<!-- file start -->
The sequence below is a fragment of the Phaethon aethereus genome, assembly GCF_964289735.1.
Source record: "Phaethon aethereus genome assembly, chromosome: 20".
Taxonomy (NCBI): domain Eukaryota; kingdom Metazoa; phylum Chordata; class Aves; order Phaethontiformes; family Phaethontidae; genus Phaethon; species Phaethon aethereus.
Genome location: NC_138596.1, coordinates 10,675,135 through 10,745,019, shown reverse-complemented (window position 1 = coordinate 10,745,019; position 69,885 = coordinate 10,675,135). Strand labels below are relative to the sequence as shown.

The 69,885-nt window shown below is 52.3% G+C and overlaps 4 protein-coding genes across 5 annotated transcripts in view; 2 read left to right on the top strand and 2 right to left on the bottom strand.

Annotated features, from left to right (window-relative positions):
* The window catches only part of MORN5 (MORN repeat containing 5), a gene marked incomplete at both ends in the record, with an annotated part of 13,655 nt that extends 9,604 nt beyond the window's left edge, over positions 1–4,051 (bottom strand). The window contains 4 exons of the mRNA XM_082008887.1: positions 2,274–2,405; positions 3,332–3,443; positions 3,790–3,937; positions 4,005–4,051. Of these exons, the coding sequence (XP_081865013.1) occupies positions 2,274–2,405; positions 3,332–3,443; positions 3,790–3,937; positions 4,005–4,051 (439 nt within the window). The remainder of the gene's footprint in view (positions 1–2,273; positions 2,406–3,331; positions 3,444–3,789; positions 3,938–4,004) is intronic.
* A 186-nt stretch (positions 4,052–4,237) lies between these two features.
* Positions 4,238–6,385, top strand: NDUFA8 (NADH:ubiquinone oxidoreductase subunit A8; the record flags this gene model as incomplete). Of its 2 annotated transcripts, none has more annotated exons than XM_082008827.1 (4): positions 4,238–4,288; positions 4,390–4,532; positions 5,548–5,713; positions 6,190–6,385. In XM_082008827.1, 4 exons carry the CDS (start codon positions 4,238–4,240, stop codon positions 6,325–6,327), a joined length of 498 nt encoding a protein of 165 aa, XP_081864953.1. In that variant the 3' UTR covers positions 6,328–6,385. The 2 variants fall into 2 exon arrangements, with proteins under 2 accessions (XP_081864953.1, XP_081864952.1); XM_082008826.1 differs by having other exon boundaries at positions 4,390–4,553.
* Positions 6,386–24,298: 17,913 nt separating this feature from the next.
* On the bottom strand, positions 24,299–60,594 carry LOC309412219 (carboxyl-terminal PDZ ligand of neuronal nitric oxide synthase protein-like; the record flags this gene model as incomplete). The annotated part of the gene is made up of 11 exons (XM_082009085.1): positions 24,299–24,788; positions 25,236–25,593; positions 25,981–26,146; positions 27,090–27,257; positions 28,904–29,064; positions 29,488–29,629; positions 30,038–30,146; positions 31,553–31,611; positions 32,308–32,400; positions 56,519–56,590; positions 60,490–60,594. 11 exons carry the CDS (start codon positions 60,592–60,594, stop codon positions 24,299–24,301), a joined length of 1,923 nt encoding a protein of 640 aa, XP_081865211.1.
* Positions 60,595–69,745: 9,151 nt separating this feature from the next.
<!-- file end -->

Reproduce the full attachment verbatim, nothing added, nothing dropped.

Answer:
The sequence below is a fragment of the Phaethon aethereus genome, assembly GCF_964289735.1.
Source record: "Phaethon aethereus genome assembly, chromosome: 20".
Taxonomy (NCBI): domain Eukaryota; kingdom Metazoa; phylum Chordata; class Aves; order Phaethontiformes; family Phaethontidae; genus Phaethon; species Phaethon aethereus.
Genome location: NC_138596.1, coordinates 10,675,135 through 10,745,019, shown reverse-complemented (window position 1 = coordinate 10,745,019; position 69,885 = coordinate 10,675,135). Strand labels below are relative to the sequence as shown.

The 69,885-nt window shown below is 52.3% G+C and overlaps 4 protein-coding genes across 5 annotated transcripts in view; 2 read left to right on the top strand and 2 right to left on the bottom strand.

Annotated features, from left to right (window-relative positions):
* The window catches only part of MORN5 (MORN repeat containing 5), a gene marked incomplete at both ends in the record, with an annotated part of 13,655 nt that extends 9,604 nt beyond the window's left edge, over positions 1–4,051 (bottom strand). The window contains 4 exons of the mRNA XM_082008887.1: positions 2,274–2,405; positions 3,332–3,443; positions 3,790–3,937; positions 4,005–4,051. Of these exons, the coding sequence (XP_081865013.1) occupies positions 2,274–2,405; positions 3,332–3,443; positions 3,790–3,937; positions 4,005–4,051 (439 nt within the window). The remainder of the gene's footprint in view (positions 1–2,273; positions 2,406–3,331; positions 3,444–3,789; positions 3,938–4,004) is intronic.
* A 186-nt stretch (positions 4,052–4,237) lies between these two features.
* Positions 4,238–6,385, top strand: NDUFA8 (NADH:ubiquinone oxidoreductase subunit A8; the record flags this gene model as incomplete). Of its 2 annotated transcripts, none has more annotated exons than XM_082008827.1 (4): positions 4,238–4,288; positions 4,390–4,532; positions 5,548–5,713; positions 6,190–6,385. In XM_082008827.1, 4 exons carry the CDS (start codon positions 4,238–4,240, stop codon positions 6,325–6,327), a joined length of 498 nt encoding a protein of 165 aa, XP_081864953.1. In that variant the 3' UTR covers positions 6,328–6,385. The 2 variants fall into 2 exon arrangements, with proteins under 2 accessions (XP_081864953.1, XP_081864952.1); XM_082008826.1 differs by having other exon boundaries at positions 4,390–4,553.
* Positions 6,386–24,298: 17,913 nt separating this feature from the next.
* On the bottom strand, positions 24,299–60,594 carry LOC309412219 (carboxyl-terminal PDZ ligand of neuronal nitric oxide synthase protein-like; the record flags this gene model as incomplete). The annotated part of the gene is made up of 11 exons (XM_082009085.1): positions 24,299–24,788; positions 25,236–25,593; positions 25,981–26,146; positions 27,090–27,257; positions 28,904–29,064; positions 29,488–29,629; positions 30,038–30,146; positions 31,553–31,611; positions 32,308–32,400; positions 56,519–56,590; positions 60,490–60,594. 11 exons carry the CDS (start codon positions 60,592–60,594, stop codon positions 24,299–24,301), a joined length of 1,923 nt encoding a protein of 640 aa, XP_081865211.1.
* Positions 60,595–69,745: 9,151 nt separating this feature from the next.